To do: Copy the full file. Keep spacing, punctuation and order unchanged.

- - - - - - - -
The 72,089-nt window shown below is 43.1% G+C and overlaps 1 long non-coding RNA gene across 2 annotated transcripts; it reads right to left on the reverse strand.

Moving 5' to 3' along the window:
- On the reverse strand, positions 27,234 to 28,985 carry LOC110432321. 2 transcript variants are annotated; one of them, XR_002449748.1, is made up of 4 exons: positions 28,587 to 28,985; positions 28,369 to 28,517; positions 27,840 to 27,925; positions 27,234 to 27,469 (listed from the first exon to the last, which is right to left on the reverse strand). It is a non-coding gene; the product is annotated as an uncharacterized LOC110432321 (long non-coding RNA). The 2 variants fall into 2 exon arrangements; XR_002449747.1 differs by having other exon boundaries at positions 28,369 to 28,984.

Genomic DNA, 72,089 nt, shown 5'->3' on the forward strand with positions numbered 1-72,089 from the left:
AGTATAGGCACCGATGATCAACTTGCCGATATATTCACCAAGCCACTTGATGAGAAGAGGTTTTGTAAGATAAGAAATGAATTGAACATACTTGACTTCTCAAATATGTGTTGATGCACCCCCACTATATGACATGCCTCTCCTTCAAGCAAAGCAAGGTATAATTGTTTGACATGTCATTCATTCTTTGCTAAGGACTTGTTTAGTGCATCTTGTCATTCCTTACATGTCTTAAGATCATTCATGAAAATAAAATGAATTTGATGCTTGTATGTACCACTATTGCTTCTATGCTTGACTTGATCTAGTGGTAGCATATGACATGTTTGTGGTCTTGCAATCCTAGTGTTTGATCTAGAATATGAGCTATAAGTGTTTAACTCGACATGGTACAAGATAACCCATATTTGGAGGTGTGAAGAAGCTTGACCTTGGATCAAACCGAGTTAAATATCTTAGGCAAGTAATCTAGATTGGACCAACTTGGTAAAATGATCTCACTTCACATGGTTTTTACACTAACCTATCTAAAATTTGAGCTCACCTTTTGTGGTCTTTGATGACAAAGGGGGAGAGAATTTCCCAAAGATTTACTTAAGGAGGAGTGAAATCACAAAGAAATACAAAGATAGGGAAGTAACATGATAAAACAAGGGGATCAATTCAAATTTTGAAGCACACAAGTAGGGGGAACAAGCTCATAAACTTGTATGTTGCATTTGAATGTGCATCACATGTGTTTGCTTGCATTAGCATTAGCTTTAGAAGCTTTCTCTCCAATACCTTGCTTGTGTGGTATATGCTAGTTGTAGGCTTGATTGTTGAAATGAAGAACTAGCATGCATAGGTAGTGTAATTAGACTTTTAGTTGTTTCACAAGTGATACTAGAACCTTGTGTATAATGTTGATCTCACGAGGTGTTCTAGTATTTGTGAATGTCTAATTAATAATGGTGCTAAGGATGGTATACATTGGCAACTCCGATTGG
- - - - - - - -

The 72,089-nt window shown below is 43.1% G+C and overlaps 1 long non-coding RNA gene across 2 annotated transcripts; it reads right to left on the reverse strand.

Moving 5' to 3' along the window:
- On the reverse strand, positions 27,234 to 28,985 carry LOC110432321. 2 transcript variants are annotated; one of them, XR_002449748.1, is made up of 4 exons: positions 28,587 to 28,985; positions 28,369 to 28,517; positions 27,840 to 27,925; positions 27,234 to 27,469 (listed from the first exon to the last, which is right to left on the reverse strand). It is a non-coding gene; the product is annotated as an uncharacterized LOC110432321 (long non-coding RNA). The 2 variants fall into 2 exon arrangements; XR_002449747.1 differs by having other exon boundaries at positions 28,369 to 28,984.

Genomic DNA, 72,089 nt, shown 5'->3' on the forward strand with positions numbered 1-72,089 from the left:
AGTATAGGCACCGATGATCAACTTGCCGATATATTCACCAAGCCACTTGATGAGAAGAGGTTTTGTAAGATAAGAAATGAATTGAACATACTTGACTTCTCAAATATGTGTTGATGCACCCCCACTATATGACATGCCTCTCCTTCAAGCAAAGCAAGGTATAATTGTTTGACATGTCATTCATTCTTTGCTAAGGACTTGTTTAGTGCATCTTGTCATTCCTTACATGTCTTAAGATCATTCATGAAAATAAAATGAATTTGATGCTTGTATGTACCACTATTGCTTCTATGCTTGACTTGATCTAGTGGTAGCATATGACATGTTTGTGGTCTTGCAATCCTAGTGTTTGATCTAGAATATGAGCTATAAGTGTTTAACTCGACATGGTACAAGATAACCCATATTTGGAGGTGTGAAGAAGCTTGACCTTGGATCAAACCGAGTTAAATATCTTAGGCAAGTAATCTAGATTGGACCAACTTGGTAAAATGATCTCACTTCACATGGTTTTTACACTAACCTATCTAAAATTTGAGCTCACCTTTTGTGGTCTTTGATGACAAAGGGGGAGAGAATTTCCCAAAGATTTACTTAAGGAGGAGTGAAATCACAAAGAAATACAAAGATAGGGAAGTAACATGATAAAACAAGGGGATCAATTCAAATTTTGAAGCACACAAGTAGGGGGAACAAGCTCATAAACTTGTATGTTGCATTTGAATGTGCATCACATGTGTTTGCTTGCATTAGCATTAGCTTTAGAAGCTTTCTCTCCAATACCTTGCTTGTGTGGTATATGCTAGTTGTAGGCTTGATTGTTGAAATGAAGAACTAGCATGCATAGGTAGTGTAATTAGACTTTTAGTTGTTTCACAAGTGATACTAGAACCTTGTGTATAATGTTGATCTCACGAGGTGTTCTAGTATTTGTGAATGTCTAATTAATAATGGTGCTAAGGATGGTATACATTGGCAACTCCGATTGG